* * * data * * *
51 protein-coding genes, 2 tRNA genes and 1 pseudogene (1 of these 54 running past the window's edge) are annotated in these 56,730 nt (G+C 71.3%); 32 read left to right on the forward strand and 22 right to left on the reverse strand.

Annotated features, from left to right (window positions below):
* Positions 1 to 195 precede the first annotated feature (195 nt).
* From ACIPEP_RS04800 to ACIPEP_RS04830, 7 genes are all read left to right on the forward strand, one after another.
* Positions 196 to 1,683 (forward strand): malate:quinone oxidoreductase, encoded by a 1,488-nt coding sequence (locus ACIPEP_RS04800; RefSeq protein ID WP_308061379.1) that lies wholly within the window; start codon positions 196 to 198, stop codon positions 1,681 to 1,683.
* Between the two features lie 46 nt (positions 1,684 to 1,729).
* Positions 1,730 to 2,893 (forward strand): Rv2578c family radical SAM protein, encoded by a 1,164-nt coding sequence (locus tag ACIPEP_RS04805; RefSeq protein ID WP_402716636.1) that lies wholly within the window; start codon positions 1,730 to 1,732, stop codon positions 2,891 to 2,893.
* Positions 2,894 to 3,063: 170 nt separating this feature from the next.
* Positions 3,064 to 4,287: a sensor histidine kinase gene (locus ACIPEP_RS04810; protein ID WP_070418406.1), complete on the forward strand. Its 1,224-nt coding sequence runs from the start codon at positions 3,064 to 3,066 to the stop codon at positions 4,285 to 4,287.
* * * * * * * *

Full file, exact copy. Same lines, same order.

51 protein-coding genes, 2 tRNA genes and 1 pseudogene (1 of these 54 running past the window's edge) are annotated in these 56,730 nt (G+C 71.3%); 32 read left to right on the forward strand and 22 right to left on the reverse strand.

Annotated features, from left to right (window positions below):
* Positions 1 to 195 precede the first annotated feature (195 nt).
* From ACIPEP_RS04800 to ACIPEP_RS04830, 7 genes are all read left to right on the forward strand, one after another.
* Positions 196 to 1,683 (forward strand): malate:quinone oxidoreductase, encoded by a 1,488-nt coding sequence (locus ACIPEP_RS04800; RefSeq protein ID WP_308061379.1) that lies wholly within the window; start codon positions 196 to 198, stop codon positions 1,681 to 1,683.
* Between the two features lie 46 nt (positions 1,684 to 1,729).
* Positions 1,730 to 2,893 (forward strand): Rv2578c family radical SAM protein, encoded by a 1,164-nt coding sequence (locus tag ACIPEP_RS04805; RefSeq protein ID WP_402716636.1) that lies wholly within the window; start codon positions 1,730 to 1,732, stop codon positions 2,891 to 2,893.
* Positions 2,894 to 3,063: 170 nt separating this feature from the next.
* Positions 3,064 to 4,287: a sensor histidine kinase gene (locus ACIPEP_RS04810; protein ID WP_070418406.1), complete on the forward strand. Its 1,224-nt coding sequence runs from the start codon at positions 3,064 to 3,066 to the stop codon at positions 4,285 to 4,287.